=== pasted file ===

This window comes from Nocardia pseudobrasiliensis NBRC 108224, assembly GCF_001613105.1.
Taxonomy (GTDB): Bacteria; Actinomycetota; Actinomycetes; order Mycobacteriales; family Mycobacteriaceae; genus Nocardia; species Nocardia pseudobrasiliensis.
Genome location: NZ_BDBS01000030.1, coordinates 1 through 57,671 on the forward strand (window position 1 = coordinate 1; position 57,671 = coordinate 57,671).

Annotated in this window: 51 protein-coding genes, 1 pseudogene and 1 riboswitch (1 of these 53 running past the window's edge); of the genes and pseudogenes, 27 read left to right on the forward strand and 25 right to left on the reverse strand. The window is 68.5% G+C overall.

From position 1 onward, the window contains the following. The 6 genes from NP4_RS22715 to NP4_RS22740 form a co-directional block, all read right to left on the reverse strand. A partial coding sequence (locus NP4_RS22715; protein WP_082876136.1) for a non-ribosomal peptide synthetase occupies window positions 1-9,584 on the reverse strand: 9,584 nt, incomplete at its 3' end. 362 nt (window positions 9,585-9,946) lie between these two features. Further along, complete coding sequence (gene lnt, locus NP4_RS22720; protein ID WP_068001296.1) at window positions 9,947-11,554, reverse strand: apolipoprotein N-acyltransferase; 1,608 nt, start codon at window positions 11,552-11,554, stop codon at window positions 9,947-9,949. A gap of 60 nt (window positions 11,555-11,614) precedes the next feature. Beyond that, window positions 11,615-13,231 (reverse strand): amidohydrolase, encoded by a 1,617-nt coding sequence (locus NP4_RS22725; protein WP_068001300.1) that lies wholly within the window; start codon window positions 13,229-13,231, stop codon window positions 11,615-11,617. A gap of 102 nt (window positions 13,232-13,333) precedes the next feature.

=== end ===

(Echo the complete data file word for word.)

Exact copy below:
This window comes from Nocardia pseudobrasiliensis NBRC 108224, assembly GCF_001613105.1.
Taxonomy (GTDB): Bacteria; Actinomycetota; Actinomycetes; order Mycobacteriales; family Mycobacteriaceae; genus Nocardia; species Nocardia pseudobrasiliensis.
Genome location: NZ_BDBS01000030.1, coordinates 1 through 57,671 on the forward strand (window position 1 = coordinate 1; position 57,671 = coordinate 57,671).

Annotated in this window: 51 protein-coding genes, 1 pseudogene and 1 riboswitch (1 of these 53 running past the window's edge); of the genes and pseudogenes, 27 read left to right on the forward strand and 25 right to left on the reverse strand. The window is 68.5% G+C overall.

From position 1 onward, the window contains the following. The 6 genes from NP4_RS22715 to NP4_RS22740 form a co-directional block, all read right to left on the reverse strand. A partial coding sequence (locus NP4_RS22715; protein WP_082876136.1) for a non-ribosomal peptide synthetase occupies window positions 1-9,584 on the reverse strand: 9,584 nt, incomplete at its 3' end. 362 nt (window positions 9,585-9,946) lie between these two features. Further along, complete coding sequence (gene lnt, locus NP4_RS22720; protein ID WP_068001296.1) at window positions 9,947-11,554, reverse strand: apolipoprotein N-acyltransferase; 1,608 nt, start codon at window positions 11,552-11,554, stop codon at window positions 9,947-9,949. A gap of 60 nt (window positions 11,555-11,614) precedes the next feature. Beyond that, window positions 11,615-13,231 (reverse strand): amidohydrolase, encoded by a 1,617-nt coding sequence (locus NP4_RS22725; protein WP_068001300.1) that lies wholly within the window; start codon window positions 13,229-13,231, stop codon window positions 11,615-11,617. A gap of 102 nt (window positions 13,232-13,333) precedes the next feature.